Play 3: The (ultimate) trick
Here is why Tedford is considered one of the leading minds in offensive football and one of the best "chess" players out there. For the 3rd play, Tedford AGAIN shows the same formation. Shotgun, bunch, Forsett towards the strong side, and THA1 at split-end away from the bunch (picture below).
Tedford AGAIN shows the same pre-snap motion, Morrah in motion to the weak side (picture below).
The ball is snapped (picture below). Longshore hands off the ball to Forsett! It’s a run! It’s the first play that Tedford showed! But then Forsett tosses the ball to THA1 on a REVERSE! It’s NOT the same play as the first play (the set-up) or second play (the add-on). The Tennessee defense is caught off guard. I’m sure many of you guys/gals remember this play, this play resulted in a 1st down and big gain.
Final Analysis Thoughts:
One thing I purposefully didn’t mention at first, was down and distance. Did you happen to catch what down and distance all those plays were called on? If you did, great! If you didn’t, before you go back and look, take a guess. What would be the most logical down to call all those plays if you’re purposely baiting the defense? The answer is 1st and 10 (do it again, go, bears!). Tedford called all three plays on 1st and 10s. This IS NOT a coincidence. Besides being the first new down, and very memorable to the defensive coordinator, he wants the defense to think that they’re on to one of his tendencies. That is, a tendency to call that formation on 1st and 10, and also to run out of that formation (We’ll say he wanted Tennessee to think his tendency was to run since the basic set up play was a run, and the add-on/mini-trick play was a playaction play).
Notice how Tennessee came out in the same formation all three times to defend the play. They came out in a 4-3 with the LBs shifted over towards the bunch in a quasi 4-3 under formation (but not really a true 4-3 under formation). The defensive’s consistency in defending this formation with this particular defense probably means two things: they played right in to Tedford’s hands (by chance/luck) or Tedford scouted Tennessee and knew that they would come out in that formation to defend a shotgun bunch and built plays to take advantage of their defense.
Lastly, keep in mind the evolution of the play calls is paramount. A playaction play is most effective AFTER the defense has seen the running play out of the same formation. And a reverse play is most effective AFTER the defense has seen the running play out of the same formation.
These three plays above are an example of the "chess game" that you always hear about. The game which is waged between each team’s offensive coordinator and defensive coordinator. Tedford is a God when it comes to chess. He SETS UP the defense. He has counter plays for his normal plays. They may look the same pre-snap but can be 2-3 different plays.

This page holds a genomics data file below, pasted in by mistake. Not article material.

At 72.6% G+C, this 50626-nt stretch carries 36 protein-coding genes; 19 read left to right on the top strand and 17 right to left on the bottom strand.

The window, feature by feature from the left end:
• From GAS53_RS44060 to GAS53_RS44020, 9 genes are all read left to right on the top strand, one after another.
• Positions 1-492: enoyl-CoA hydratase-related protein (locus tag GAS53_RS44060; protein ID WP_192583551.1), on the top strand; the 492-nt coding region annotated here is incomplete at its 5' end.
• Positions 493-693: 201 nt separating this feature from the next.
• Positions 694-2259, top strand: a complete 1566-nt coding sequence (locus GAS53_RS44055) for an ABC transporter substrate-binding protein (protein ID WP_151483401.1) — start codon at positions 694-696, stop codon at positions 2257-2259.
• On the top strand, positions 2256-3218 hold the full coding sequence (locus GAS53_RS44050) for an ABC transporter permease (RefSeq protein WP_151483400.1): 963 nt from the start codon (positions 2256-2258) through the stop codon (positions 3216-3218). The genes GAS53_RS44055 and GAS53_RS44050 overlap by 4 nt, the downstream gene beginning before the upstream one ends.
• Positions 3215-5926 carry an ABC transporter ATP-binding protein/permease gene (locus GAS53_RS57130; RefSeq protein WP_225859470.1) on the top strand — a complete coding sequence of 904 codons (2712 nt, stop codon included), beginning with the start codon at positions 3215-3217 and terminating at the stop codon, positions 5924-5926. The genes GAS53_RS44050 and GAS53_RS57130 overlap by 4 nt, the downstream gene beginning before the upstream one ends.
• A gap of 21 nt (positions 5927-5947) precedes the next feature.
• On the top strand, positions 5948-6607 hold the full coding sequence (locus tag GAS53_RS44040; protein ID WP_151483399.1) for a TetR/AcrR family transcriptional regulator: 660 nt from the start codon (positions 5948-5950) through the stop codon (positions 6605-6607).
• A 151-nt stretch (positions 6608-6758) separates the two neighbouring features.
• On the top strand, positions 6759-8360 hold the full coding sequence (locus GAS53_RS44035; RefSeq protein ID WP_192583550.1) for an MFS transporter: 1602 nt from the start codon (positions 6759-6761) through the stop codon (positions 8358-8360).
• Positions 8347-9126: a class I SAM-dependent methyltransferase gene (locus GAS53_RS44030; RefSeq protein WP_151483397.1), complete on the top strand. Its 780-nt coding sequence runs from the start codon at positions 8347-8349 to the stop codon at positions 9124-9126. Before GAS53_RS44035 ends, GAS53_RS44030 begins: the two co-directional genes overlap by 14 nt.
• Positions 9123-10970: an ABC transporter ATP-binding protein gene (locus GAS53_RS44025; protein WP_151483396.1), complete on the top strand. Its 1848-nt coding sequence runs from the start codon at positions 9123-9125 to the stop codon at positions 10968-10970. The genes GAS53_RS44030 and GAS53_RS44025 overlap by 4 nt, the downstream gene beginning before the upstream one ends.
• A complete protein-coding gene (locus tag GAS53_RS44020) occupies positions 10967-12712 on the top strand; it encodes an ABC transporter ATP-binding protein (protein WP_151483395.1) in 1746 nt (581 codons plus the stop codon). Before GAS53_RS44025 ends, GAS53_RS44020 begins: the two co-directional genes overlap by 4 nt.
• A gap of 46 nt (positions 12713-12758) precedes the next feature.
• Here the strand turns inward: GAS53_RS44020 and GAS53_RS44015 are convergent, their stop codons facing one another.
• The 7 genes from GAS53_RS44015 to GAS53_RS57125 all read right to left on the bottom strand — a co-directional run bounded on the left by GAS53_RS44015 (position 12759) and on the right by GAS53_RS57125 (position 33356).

And I know a lot of fans have been complaining (such as over on the BearInsider) that the offense has been a little vanilla lately (against CSU and LA Tech) but I think there is a reason for this. Tedford doesn’t want to use all the tricks in his book. If he can beat weaker teams with a vanilla offense he will. There is no need to play all his trump cards or tricks on CSU if we don’t have to. Remember, other teams down the road (some of which happen to be sort of good, and I’m thinking of a team whose name helps spell the word "suck," and another team who has ugly uniforms year after year, and possibly another team which wears pansy baby blue) are going to be watching film on us. Do you think Boise State’s statue of liberty play would have worked if they had used it during the regular season? Maybe, but less likely. Oklahoma said they watched every game and had seen every two-point conversion play. Had they seen the play before then the element of surprise is gone.
And I know that sometimes the playcalling might look a little predictable but there is a reason for that too (this sort of ties in with the vanilla offense). I’m sure many fans thought they knew what the play was going to be, and lo and behold when the play was what they thought it was they "knew" it was going to be that play. You’re thinking like how Tedford wants the defense to think. You’re falling into his trap. He wants to you think you know what’s coming. Because as soon as you think that, he’s going to give you the good ol’ 1-2 punch and haymaker you to the floor.
So the next time you "think" you know what the play will be, ask yourself if you really know what’s coming. Do you really know? Or do you just think you know? Are you going to see the "bait" play again? Or the "trick" play?